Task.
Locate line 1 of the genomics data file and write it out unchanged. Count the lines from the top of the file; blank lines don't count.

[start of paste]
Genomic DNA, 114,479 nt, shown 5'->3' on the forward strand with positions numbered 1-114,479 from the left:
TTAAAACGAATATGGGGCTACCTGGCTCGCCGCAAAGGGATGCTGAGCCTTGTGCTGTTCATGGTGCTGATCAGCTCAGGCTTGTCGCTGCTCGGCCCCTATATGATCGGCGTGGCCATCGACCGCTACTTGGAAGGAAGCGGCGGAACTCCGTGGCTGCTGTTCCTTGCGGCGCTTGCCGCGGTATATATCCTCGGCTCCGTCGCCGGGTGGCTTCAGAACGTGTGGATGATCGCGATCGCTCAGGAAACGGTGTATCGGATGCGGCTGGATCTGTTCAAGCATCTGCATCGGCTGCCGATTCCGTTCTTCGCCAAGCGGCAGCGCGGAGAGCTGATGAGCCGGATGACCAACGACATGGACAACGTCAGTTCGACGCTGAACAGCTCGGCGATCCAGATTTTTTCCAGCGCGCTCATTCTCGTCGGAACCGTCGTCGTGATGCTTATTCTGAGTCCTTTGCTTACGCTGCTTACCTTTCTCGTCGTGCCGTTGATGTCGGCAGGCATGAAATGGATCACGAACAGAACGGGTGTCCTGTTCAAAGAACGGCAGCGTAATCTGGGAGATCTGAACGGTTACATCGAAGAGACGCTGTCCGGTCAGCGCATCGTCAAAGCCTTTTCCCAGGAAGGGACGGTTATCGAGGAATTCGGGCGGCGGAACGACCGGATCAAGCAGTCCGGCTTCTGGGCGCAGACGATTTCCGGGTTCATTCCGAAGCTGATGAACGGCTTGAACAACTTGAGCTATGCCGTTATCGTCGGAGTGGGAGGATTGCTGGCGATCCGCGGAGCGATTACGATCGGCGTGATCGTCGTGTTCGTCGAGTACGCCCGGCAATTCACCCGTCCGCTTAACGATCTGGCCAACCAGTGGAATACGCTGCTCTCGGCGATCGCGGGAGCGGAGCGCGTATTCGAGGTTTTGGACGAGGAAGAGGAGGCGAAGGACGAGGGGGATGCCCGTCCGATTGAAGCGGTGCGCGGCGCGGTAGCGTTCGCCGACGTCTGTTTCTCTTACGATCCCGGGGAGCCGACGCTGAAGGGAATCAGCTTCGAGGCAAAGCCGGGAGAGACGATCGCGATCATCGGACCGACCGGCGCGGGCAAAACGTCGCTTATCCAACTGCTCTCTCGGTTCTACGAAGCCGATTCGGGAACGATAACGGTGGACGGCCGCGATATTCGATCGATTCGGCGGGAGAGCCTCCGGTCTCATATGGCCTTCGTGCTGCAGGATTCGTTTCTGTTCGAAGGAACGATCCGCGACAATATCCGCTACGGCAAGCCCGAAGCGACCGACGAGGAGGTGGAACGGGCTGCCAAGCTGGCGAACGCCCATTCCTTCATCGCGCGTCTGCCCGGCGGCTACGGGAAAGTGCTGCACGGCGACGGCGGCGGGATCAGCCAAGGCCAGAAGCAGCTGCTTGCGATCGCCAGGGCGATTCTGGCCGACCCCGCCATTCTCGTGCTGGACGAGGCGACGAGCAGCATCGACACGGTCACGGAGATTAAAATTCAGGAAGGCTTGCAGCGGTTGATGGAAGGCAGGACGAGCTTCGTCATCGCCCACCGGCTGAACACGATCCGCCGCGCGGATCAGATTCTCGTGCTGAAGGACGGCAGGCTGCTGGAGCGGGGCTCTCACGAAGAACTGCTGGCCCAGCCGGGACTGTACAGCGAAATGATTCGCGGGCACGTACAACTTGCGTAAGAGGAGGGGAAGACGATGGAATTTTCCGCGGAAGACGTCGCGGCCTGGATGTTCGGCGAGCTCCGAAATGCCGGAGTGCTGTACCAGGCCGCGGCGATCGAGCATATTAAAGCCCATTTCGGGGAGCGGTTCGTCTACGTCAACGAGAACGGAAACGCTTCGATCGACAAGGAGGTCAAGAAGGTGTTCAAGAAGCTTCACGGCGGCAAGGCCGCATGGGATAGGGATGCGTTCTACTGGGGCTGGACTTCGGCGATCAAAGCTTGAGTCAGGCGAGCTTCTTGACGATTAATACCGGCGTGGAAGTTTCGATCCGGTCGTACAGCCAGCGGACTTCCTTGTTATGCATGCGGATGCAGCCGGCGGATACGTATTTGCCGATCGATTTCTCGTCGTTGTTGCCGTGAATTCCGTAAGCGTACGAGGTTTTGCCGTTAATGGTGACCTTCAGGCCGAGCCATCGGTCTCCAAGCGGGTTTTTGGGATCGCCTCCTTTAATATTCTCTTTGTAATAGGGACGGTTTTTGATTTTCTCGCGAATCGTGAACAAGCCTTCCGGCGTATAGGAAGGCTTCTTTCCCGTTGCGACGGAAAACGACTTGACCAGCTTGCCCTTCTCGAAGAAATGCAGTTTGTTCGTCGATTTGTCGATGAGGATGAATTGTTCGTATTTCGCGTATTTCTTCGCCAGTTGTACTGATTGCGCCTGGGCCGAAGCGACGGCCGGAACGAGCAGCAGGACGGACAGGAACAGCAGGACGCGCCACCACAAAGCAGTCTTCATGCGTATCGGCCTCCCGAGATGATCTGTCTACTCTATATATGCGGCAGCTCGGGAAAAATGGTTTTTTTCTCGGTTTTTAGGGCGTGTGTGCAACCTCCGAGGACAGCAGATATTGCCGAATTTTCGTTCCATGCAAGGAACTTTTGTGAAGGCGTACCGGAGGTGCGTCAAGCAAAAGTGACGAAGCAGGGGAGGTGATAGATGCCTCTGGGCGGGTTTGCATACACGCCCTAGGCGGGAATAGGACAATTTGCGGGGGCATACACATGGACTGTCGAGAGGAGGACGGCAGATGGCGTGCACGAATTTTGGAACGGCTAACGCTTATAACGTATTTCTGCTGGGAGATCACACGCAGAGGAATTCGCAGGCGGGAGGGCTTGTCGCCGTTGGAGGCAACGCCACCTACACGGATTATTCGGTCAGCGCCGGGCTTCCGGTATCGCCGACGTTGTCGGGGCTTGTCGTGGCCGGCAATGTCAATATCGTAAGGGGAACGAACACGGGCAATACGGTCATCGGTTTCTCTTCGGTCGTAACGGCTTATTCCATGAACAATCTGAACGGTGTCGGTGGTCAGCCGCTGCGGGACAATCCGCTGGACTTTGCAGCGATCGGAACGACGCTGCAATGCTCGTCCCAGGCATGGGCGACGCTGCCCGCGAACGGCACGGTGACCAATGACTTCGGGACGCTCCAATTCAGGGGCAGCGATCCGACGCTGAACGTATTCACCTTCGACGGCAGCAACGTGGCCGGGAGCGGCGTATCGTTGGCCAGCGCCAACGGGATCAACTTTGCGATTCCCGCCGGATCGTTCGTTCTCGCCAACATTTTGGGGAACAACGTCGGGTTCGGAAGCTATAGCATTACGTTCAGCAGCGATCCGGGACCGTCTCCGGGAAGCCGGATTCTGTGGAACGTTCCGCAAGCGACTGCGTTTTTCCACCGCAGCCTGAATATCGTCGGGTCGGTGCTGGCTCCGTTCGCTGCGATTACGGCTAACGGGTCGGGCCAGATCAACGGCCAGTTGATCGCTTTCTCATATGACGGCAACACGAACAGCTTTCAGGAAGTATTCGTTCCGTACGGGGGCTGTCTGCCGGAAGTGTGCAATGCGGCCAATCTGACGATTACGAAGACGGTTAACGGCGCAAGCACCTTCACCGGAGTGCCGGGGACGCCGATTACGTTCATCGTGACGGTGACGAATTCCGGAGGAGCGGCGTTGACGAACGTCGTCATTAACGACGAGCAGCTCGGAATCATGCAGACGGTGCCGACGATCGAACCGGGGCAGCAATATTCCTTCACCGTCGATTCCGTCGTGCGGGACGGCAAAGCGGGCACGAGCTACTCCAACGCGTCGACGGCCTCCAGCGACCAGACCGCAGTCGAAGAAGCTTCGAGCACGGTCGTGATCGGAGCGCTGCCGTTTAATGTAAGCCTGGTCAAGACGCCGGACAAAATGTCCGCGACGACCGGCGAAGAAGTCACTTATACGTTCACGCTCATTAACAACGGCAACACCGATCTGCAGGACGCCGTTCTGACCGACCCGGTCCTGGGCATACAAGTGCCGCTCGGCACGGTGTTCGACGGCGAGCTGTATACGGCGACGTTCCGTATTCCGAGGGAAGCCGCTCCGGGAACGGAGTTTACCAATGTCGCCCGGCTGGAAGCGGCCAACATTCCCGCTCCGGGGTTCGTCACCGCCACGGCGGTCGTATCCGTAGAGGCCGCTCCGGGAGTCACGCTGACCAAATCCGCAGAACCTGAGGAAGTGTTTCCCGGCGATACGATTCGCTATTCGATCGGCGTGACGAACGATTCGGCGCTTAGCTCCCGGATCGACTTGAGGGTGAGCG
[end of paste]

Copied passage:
Genomic DNA, 114,479 nt, shown 5'->3' on the forward strand with positions numbered 1-114,479 from the left: